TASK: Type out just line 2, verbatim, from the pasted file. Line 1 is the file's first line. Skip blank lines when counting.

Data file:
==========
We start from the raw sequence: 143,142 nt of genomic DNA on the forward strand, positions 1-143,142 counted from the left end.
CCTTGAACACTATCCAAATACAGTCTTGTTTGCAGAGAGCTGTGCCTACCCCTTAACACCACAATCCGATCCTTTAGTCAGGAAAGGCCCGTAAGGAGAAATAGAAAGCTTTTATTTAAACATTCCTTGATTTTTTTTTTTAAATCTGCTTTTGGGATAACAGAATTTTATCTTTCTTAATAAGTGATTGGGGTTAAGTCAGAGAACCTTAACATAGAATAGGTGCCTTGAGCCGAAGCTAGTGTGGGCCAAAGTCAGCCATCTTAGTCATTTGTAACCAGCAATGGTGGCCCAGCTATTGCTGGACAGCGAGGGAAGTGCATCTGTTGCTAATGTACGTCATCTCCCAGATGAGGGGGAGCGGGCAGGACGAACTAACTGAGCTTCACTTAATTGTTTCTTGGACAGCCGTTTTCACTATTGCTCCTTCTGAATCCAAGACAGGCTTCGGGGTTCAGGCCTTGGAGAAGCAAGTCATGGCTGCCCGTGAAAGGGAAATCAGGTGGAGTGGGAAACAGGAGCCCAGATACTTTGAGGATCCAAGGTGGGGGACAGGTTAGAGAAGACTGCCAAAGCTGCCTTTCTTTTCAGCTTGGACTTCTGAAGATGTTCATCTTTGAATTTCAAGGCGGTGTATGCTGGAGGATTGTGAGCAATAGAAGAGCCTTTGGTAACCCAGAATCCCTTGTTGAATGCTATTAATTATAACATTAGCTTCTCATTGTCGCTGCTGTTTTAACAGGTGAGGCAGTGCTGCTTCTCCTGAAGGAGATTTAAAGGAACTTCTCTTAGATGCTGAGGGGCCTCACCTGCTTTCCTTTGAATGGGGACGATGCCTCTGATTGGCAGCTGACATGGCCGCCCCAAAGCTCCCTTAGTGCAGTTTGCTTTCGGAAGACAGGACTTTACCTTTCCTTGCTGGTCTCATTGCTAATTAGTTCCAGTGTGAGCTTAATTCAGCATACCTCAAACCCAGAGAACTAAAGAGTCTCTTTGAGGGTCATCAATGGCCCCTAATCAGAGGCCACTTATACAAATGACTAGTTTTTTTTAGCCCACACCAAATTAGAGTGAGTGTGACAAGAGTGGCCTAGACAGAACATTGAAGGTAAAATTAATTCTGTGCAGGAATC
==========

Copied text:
CCTTGAACACTATCCAAATACAGTCTTGTTTGCAGAGAGCTGTGCCTACCCCTTAACACCACAATCCGATCCTTTAGTCAGGAAAGGCCCGTAAGGAGAAATAGAAAGCTTTTATTTAAACATTCCTTGATTTTTTTTTTTAAATCTGCTTTTGGGATAACAGAATTTTATCTTTCTTAATAAGTGATTGGGGTTAAGTCAGAGAACCTTAACATAGAATAGGTGCCTTGAGCCGAAGCTAGTGTGGGCCAAAGTCAGCCATCTTAGTCATTTGTAACCAGCAATGGTGGCCCAGCTATTGCTGGACAGCGAGGGAAGTGCATCTGTTGCTAATGTACGTCATCTCCCAGATGAGGGGGAGCGGGCAGGACGAACTAACTGAGCTTCACTTAATTGTTTCTTGGACAGCCGTTTTCACTATTGCTCCTTCTGAATCCAAGACAGGCTTCGGGGTTCAGGCCTTGGAGAAGCAAGTCATGGCTGCCCGTGAAAGGGAAATCAGGTGGAGTGGGAAACAGGAGCCCAGATACTTTGAGGATCCAAGGTGGGGGACAGGTTAGAGAAGACTGCCAAAGCTGCCTTTCTTTTCAGCTTGGACTTCTGAAGATGTTCATCTTTGAATTTCAAGGCGGTGTATGCTGGAGGATTGTGAGCAATAGAAGAGCCTTTGGTAACCCAGAATCCCTTGTTGAATGCTATTAATTATAACATTAGCTTCTCATTGTCGCTGCTGTTTTAACAGGTGAGGCAGTGCTGCTTCTCCTGAAGGAGATTTAAAGGAACTTCTCTTAGATGCTGAGGGGCCTCACCTGCTTTCCTTTGAATGGGGACGATGCCTCTGATTGGCAGCTGACATGGCCGCCCCAAAGCTCCCTTAGTGCAGTTTGCTTTCGGAAGACAGGACTTTACCTTTCCTTGCTGGTCTCATTGCTAATTAGTTCCAGTGTGAGCTTAATTCAGCATACCTCAAACCCAGAGAACTAAAGAGTCTCTTTGAGGGTCATCAATGGCCCCTAATCAGAGGCCACTTATACAAATGACTAGTTTTTTTTAGCCCACACCAAATTAGAGTGAGTGTGACAAGAGTGGCCTAGACAGAACATTGAAGGTAAAATTAATTCTGTGCAGGAATC